Record a Comment


Related Posts

Follow Island Nature

Subscribe to Island Nature via Email

Enter your email address to subscribe to this blog and receive notifications of new posts by email.

Join 124 other subscribers

Island Nature on Tumblr

  • photo from Tumblr

    Amphitrite Point

    I’ve been focused on getting good clouds and colour at sunset lately but sometimes getting both is a matter of luck. Tonight I decided to give Amphitrite Point another try. I had been there earlier in the week but really struggled - the tide plays a huge role in defining the shape of elements in the composition since water level can cover up or reveal rocks. This evening, the water was on the way in and close to high which I think made the compositions simpler. Clouds cooperated in the early part of the sunset but then they cleared off.This photograph was made while the sun was still above the horizon, later the sky lost most of its complexity.

    I usually will go with a long exposure (30+ seconds) in a situation like this, but that was smearing everything together too much because of the amount of bubbles and foam in the water. Shortening the time down to about 3 seconds gave me some streaking on the water surface which I think conveys the movement of the water nicely.

    Fuji X-T1, Fuji’s Classic Chrome camera profile.


  • photo from Tumblr

    Kennedy Lake

    Was hoping for more clouds in the sky over Kennedy Lake last night and initially it looked promising. When things started to clear I decided to explore a bit and made my way over the rocky headland at the west end of “swim beach” around into a beautiful mudflat bay. Water levels are very low and this wetland would likely usually be flooded - now there’s a wide stretch of mud between the hardhack that lines the forest edge and the lake shore. That did make it challenging to find something that would work well as a foreground object. Aside from a family of spotted sandpipers and some dowitchers working the mudflats I had the place to myself. Very peaceful in the setting sun.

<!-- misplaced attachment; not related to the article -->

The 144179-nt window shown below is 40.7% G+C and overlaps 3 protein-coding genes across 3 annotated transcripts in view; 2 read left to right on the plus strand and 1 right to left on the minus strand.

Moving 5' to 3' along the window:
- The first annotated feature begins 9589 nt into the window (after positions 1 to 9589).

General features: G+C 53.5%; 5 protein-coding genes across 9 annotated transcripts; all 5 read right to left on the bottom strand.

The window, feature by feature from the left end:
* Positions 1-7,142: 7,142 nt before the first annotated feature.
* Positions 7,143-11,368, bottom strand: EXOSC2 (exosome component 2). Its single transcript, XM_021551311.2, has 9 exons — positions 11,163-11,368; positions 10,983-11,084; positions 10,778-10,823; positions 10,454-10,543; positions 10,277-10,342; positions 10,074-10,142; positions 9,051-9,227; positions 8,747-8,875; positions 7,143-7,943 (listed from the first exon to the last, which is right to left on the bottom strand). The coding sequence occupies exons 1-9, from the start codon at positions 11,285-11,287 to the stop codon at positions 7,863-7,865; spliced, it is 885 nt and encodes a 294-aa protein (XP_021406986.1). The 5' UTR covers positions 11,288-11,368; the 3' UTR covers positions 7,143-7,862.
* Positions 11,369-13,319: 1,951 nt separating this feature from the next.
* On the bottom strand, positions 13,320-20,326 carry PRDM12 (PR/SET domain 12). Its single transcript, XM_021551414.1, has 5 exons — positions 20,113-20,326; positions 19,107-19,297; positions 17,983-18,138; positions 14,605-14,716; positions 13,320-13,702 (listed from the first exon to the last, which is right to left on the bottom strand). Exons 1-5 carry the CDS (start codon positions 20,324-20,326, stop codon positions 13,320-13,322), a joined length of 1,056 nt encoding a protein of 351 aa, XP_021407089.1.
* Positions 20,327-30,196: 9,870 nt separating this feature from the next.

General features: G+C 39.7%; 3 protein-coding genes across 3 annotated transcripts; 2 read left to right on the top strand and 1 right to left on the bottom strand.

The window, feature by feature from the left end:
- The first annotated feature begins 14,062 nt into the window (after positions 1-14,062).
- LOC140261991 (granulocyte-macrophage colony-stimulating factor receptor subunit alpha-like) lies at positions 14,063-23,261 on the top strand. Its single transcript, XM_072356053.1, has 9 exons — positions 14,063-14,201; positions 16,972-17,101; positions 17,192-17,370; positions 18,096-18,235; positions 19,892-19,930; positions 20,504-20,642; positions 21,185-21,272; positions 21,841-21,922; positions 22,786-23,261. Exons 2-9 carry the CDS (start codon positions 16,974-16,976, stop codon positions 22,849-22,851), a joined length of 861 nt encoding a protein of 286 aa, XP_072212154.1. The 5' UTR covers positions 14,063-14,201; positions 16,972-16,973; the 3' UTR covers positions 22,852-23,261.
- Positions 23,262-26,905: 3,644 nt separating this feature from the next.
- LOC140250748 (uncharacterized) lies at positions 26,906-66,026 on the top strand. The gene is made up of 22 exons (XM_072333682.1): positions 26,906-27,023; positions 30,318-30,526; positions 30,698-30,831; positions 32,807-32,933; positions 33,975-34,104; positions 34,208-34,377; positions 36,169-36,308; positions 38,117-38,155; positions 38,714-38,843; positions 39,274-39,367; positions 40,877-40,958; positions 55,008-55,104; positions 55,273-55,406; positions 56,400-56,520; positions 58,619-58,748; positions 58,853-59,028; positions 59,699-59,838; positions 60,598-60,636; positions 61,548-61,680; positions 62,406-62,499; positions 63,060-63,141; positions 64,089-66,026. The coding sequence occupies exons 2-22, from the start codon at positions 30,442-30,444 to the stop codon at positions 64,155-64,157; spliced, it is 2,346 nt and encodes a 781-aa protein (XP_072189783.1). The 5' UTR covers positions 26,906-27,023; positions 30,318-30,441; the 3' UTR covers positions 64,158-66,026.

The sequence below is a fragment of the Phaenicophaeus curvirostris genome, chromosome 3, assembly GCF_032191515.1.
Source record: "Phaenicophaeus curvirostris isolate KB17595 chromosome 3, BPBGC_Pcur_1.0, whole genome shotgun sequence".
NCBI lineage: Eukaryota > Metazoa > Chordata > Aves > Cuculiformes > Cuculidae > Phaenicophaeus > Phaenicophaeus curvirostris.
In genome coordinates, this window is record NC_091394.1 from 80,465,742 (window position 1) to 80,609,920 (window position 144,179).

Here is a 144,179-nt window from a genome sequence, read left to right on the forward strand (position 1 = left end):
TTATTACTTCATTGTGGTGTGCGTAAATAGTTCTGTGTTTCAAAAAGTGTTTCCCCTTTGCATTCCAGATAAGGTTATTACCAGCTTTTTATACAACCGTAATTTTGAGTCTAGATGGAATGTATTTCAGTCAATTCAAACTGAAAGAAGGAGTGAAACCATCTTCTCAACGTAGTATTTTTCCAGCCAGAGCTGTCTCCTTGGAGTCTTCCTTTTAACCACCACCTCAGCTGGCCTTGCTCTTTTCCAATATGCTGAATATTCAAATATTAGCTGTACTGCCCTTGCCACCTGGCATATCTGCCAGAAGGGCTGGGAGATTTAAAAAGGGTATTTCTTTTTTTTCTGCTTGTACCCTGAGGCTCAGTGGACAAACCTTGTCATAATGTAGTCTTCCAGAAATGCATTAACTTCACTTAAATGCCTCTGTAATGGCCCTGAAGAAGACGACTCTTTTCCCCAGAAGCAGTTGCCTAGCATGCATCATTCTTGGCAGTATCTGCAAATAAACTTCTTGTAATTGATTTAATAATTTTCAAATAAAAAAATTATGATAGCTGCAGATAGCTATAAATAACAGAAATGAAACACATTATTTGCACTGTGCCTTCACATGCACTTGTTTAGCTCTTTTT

Fuji X-T1, Fuji’s Classic Chrome camera profile


  • photo from Tumblr


    BCϟDC at Ukee Days on Saturday night - this ACϟDC cover band blew the doors off of Ukee, crowd just loved them. Post processed with Analog Efex Pro 2 with a grungy wet plate emulation that definitely suited the music and the performance. Awesome!

    Fuji X100S, post processed with Lightroom and Analog Efex Pro 2


Photos of the Day from Island Nature’s Flickr Group

Member of

  • Wildlife Photography Blogs


Island Nature is a member of the Canadian Amazon Associates program, an affiliate advertising program designed to provide a means for sites to earn advertising fees by advertising and linking to books on A small percentage of each sale helps support this web site and you pay no additional fees for the book!


Creative Commons License

Images and writing by Dave Ingram are licensed under a Creative Commons Attribution-Noncommercial-No Derivative Works 2.5 Canada License.

Permissions beyond the scope of this license may be available at Island Nature copyright.